• Apple Cart says:

      That’s very true years ago I read that POC are used as props in shows . Llike in 24, the President was made black intentionally. As he would have a small role but was in a leadership position. So Keifer’s white character could have the largest role on the show. It’s all about apperances.

  5. Laura says:

    “As I’ve heard from some of you too, I truly disliked the music.”

    Lol the music was the best part of this ultimately pretty shallow show.

  6. Ellie says:

    I’m glad someone else agrees! I loved the music, enough to look to look up the composer and listen to it on Spotify.

  7. Case says:

    I ultimately kinda felt like this show thought it was smarter than it actually was. Idk.

  8. Kfg says:

    I like the show because it’s absolutely accurate. It is the epitome of how colonizers behave. The teen daughter is the wannabe woke but actually is a jealous bitch who feels her ytness makes her entitled to controlling her friend and trying to take away any guy interested. The mom is the typical gen x mom with no real self-awareness who again uses her ytness as a tool for control. All of the characters are who BIPOC have to deal with on a daily basis.

    • Lemon says:

      I thought the teen daughters actresses were great.

      Paula told Olivia, that’s your “tribe”. And in the end the break in with Kai prompted the family to become cohesive their ostentatious vacation didn’t. For all of her vocal fry, Olivia was just a girl who wanted her Mom’s attention.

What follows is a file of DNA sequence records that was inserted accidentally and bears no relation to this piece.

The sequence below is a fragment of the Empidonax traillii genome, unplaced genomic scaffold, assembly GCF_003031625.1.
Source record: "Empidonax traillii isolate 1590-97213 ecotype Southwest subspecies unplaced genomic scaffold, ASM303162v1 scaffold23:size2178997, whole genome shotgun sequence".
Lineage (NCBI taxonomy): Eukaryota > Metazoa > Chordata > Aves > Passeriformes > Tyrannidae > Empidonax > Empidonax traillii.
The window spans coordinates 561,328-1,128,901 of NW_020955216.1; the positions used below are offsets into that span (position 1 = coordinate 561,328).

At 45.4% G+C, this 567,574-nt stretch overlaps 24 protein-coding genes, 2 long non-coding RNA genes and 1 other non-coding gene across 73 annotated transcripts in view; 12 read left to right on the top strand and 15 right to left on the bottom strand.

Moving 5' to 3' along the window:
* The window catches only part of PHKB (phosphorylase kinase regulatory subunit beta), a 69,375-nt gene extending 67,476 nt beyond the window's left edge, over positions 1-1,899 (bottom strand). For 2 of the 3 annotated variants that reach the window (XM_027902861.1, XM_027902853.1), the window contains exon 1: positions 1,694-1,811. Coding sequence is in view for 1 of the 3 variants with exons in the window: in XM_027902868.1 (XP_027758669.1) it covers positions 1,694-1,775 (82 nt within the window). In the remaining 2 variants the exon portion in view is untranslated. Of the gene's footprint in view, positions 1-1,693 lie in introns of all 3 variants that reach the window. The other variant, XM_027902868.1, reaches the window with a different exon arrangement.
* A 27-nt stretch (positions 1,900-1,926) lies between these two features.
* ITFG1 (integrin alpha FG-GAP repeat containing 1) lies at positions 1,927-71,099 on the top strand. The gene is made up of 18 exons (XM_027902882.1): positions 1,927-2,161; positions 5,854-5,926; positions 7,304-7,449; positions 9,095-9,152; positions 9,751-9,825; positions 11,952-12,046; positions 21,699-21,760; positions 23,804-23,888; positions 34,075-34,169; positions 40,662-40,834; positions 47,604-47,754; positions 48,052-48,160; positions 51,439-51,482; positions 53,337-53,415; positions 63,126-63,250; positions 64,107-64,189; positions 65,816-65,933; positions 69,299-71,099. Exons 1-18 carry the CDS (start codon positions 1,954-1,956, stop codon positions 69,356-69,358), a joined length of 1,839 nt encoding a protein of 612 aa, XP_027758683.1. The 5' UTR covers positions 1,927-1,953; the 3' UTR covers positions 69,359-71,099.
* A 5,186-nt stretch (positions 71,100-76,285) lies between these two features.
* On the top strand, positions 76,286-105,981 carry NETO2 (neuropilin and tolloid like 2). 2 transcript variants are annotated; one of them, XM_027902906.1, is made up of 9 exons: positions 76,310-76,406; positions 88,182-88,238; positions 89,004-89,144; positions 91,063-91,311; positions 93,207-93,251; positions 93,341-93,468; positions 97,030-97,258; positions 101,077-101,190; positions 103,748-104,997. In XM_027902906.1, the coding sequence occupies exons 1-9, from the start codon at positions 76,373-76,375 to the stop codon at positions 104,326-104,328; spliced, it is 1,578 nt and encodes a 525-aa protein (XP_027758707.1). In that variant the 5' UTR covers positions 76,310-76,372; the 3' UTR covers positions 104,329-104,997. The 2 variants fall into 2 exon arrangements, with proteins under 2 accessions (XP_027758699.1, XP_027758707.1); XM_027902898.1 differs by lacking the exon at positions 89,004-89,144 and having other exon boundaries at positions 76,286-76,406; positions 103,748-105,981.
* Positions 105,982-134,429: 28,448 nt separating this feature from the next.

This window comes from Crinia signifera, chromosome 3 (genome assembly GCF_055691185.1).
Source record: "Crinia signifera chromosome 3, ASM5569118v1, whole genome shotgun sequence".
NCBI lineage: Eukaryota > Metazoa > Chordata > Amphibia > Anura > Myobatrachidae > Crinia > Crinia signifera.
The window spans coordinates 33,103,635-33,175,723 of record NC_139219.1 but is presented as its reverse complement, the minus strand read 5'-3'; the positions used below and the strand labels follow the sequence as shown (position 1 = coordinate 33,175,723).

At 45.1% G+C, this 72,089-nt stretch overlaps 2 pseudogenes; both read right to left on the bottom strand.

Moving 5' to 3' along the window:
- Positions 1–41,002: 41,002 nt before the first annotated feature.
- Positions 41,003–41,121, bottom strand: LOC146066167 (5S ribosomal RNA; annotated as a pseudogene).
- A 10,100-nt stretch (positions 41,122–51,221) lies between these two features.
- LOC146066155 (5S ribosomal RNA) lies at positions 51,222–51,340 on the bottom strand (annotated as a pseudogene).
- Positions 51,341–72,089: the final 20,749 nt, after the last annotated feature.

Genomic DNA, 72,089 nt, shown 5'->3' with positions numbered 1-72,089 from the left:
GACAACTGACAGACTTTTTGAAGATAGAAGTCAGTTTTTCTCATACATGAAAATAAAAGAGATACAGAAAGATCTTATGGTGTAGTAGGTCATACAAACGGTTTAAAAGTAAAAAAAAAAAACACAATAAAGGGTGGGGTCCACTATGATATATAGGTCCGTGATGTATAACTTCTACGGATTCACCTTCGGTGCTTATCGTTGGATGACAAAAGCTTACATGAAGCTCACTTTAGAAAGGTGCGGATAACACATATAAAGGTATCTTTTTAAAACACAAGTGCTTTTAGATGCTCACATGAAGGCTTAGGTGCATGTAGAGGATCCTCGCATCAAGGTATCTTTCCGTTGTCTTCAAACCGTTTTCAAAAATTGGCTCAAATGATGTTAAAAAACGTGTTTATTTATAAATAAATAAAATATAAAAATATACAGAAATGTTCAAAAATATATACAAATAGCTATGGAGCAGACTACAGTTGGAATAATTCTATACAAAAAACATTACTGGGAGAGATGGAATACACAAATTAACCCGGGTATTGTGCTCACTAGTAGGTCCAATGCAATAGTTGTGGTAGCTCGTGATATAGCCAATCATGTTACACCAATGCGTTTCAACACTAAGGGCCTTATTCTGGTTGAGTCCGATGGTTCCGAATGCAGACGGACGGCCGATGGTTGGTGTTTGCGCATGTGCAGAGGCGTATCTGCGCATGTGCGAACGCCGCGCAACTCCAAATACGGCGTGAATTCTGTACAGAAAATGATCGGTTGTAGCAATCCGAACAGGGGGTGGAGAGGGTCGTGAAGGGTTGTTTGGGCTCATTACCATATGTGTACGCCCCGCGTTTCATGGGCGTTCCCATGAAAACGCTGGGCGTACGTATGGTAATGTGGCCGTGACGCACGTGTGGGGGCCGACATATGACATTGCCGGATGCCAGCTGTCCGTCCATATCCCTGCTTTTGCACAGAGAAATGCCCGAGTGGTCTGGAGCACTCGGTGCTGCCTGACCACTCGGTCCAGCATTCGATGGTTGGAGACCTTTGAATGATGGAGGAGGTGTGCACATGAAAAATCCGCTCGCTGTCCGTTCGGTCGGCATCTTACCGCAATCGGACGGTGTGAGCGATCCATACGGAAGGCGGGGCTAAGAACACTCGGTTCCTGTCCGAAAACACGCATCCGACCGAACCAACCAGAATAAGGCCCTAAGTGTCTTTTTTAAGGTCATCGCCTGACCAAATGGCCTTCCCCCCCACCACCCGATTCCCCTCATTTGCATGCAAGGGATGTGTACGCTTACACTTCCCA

Paula had told Kai all of that when they met, that Olivia was just a product of her family, her race, etc. as hard as she tried not to be.

  9. sassafras says:

    I think the word ouroburos is exactly right for this show. Just look at the comments – we go around and around – the white people are terrible, the cycle continues. I think the genius in the show was those little parts where you could glimpse a rational, empathetic, logical person through the veil. You felt that each character had a moment – where the paths diverged. They could go towards development or they could go on their merry way. And so the audience was tricked and turned and the plot twists weren’t twists at all, but characters staying true to themselves when we thought they were going to overcome or learn or grow. The writing was good but the actors made that writing glow and hum.

    • sunny says:

      This is a fantastic point. Many characters had glimpses of self-awareness that rolled right along into their typical bs. 🙂

  10. psl says:

    This is the guy from the movie “Chuck and Buck”!

  11. J ferber says:

    I liked this show. For me, the greatest episode was the fourth. I was disappointed in the fifth and sixth. I still feel Enlightened was the better show and HBO brought back both seasons.

  12. Bookie says:

    I feel like I’m the only person who was “meh” about White Lotus.